We invited Lauren Fitzgerald, property expert at Healys Solicitors, to write a guest blog and share her thoughts on how the current COVID-19 pandemic may impact couples who are selling a property as a result of a separation or divorce.
Separating from your partner or getting a divorce is a difficult process. However, the current situation and the uncertainties that come with it have made this process even more complex. You may be facing financial pressures such as redundancies or reduced incomes, but there is still a lot of support available to you. Many legal professionals are working remotely to continue to support their clients and contacts during this difficult time.
In order to financially support a separation and divide equity between two parties, you may be considering selling your family home, which is most often a family’s most valuable asset. It is therefore important to consider from a financial perspective what to do with it. If you are unable to sell your property at the moment due to the current social distancing restrictions imposed by the Government, then options such as a Transfer of Equity and remortgage if one party is able to take on the mortgage payments or continuing to own the property jointly subject to a Declaration of Trust governing the terms of ownership and occupation may be more suitable to your situation.
Some firm guidance has been provided by the Government in respect of moving house during this time and a brief explanation is set out below:
- If you have already exchanged contracts and your new property is vacant, then you may be able to proceed with the move provided the current social distancing restrictions are strictly complied with.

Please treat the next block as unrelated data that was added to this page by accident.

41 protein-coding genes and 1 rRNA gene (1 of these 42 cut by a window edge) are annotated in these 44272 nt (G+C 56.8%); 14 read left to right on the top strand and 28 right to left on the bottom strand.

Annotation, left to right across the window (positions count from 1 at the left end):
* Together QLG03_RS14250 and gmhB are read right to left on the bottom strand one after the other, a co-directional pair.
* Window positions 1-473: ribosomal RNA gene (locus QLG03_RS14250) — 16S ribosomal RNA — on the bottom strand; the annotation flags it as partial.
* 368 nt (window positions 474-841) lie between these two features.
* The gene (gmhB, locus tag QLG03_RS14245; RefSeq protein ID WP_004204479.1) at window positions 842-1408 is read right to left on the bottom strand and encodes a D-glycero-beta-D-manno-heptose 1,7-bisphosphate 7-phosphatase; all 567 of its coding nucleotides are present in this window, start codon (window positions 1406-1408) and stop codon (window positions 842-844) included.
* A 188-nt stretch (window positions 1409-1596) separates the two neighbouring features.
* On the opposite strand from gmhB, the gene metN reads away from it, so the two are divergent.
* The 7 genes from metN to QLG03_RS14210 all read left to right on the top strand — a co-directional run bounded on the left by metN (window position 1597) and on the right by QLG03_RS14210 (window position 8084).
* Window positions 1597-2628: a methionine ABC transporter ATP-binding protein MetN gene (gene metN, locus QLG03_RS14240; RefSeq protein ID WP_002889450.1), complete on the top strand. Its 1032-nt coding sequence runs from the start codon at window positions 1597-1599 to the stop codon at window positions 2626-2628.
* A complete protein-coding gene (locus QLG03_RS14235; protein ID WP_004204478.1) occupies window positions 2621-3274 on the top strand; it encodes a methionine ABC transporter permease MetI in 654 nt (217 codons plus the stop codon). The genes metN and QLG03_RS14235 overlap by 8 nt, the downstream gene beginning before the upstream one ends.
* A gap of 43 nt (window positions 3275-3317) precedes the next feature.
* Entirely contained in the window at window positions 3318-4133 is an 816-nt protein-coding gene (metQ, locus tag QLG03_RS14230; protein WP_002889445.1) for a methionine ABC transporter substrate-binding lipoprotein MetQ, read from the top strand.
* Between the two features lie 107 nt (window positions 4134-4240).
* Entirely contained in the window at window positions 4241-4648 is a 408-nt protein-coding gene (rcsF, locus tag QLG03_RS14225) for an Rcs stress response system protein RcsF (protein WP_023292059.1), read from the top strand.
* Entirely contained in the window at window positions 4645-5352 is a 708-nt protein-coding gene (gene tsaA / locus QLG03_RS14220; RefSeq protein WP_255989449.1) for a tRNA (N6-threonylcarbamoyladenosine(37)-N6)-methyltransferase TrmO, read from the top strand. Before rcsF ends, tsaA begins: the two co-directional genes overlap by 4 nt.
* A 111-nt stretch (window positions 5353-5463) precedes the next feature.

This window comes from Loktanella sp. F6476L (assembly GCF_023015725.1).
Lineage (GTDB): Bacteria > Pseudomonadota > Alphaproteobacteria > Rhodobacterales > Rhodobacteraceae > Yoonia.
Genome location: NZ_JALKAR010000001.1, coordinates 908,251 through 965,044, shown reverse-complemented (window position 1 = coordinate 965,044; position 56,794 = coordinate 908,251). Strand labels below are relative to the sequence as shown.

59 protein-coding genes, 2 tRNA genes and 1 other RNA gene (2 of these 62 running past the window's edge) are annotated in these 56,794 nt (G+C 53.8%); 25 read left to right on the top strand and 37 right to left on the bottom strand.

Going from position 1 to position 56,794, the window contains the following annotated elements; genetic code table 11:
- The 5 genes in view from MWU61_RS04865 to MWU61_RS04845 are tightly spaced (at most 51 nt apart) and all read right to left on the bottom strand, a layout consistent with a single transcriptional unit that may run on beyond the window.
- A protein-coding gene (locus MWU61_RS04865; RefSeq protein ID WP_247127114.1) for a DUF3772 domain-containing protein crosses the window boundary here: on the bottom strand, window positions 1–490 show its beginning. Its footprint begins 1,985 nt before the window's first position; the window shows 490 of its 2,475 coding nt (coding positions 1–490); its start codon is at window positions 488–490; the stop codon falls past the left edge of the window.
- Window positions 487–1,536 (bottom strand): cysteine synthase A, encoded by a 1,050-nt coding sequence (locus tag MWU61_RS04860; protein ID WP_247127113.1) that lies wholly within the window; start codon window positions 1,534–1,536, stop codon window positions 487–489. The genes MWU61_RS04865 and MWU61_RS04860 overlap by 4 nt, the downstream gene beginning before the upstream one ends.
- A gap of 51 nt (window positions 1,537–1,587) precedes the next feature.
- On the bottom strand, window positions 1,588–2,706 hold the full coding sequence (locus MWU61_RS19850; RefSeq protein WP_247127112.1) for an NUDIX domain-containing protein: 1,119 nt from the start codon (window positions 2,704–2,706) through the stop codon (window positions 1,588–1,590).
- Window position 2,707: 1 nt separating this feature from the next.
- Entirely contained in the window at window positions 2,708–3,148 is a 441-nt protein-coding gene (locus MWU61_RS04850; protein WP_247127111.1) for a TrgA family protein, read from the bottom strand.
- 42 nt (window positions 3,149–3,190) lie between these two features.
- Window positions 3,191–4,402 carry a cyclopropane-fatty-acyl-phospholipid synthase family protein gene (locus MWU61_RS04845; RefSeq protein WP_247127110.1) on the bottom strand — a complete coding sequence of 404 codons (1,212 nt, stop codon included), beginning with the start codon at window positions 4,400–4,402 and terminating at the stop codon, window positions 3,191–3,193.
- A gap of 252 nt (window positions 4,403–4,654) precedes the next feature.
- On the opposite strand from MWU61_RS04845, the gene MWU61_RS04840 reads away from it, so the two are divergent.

- If you have already exchanged contracts but your new property is not vacant or somebody in the chain is unable to move for any reason, i.e. due to self-isolation or not being able to find a removal company, then you should try and agree a delayed completion date between all parties in the chain. This will mean a variation to the Contract needs to be made and must be agreed by all parties in the chain.
- If you have not yet exchanged contracts, then you should either delay the exchange of contracts until a certain completion date can be agreed or exchange contracts with a delayed completion date, with a clause included in the Contract to complete earlier by mutual agreement between all parties in the chain.
UK Finance has announced a three-month payment holiday for mortgages for those financially affected by Covid-19. You may wish to consider applying for this if you are unable to sell your property or if one party is unable to take on the mortgage payments on their own.
In order to support customers who have already exchanged contracts for house purchases and set completion dates, lenders will enable these customers to extend their mortgage offer for up to three months. If you have already exchanged contracts and set a completion date then this will assist you and any other parties in the chain who have a mortgage and will enable a new completion date to be agreed.
The Bank of England Base Rate is the lowest it has been for years, having been slashed from 0.75% to 0.25%, then 0.1% in these past few weeks. With this in mind, now could be the ideal time to fix your mortgage rate although you should bear in mind that some lenders have withdrawn some of their products for the time being and are not carrying out any physical valuations of properties. This will impact on any parties in a chain who have not yet received their mortgage offer. You should speak to your mortgage broker about this as soon as possible. Most brokers are now working remotely and are up to date with the current guidance from lenders so will be able to guide you through this process.
Whether you are buying or selling your property, remortgaging to another lender or carrying out a Transfer of Equity, you will need to appoint a conveyancer to act for you.
Lauren Fitzgerald at Healys LLP (an award winning conveyancing solicitors with a vast amount of experience in all aspects of property law ) can be contacted via their website, directly by calling 01273 669115 or by email at email@example.com.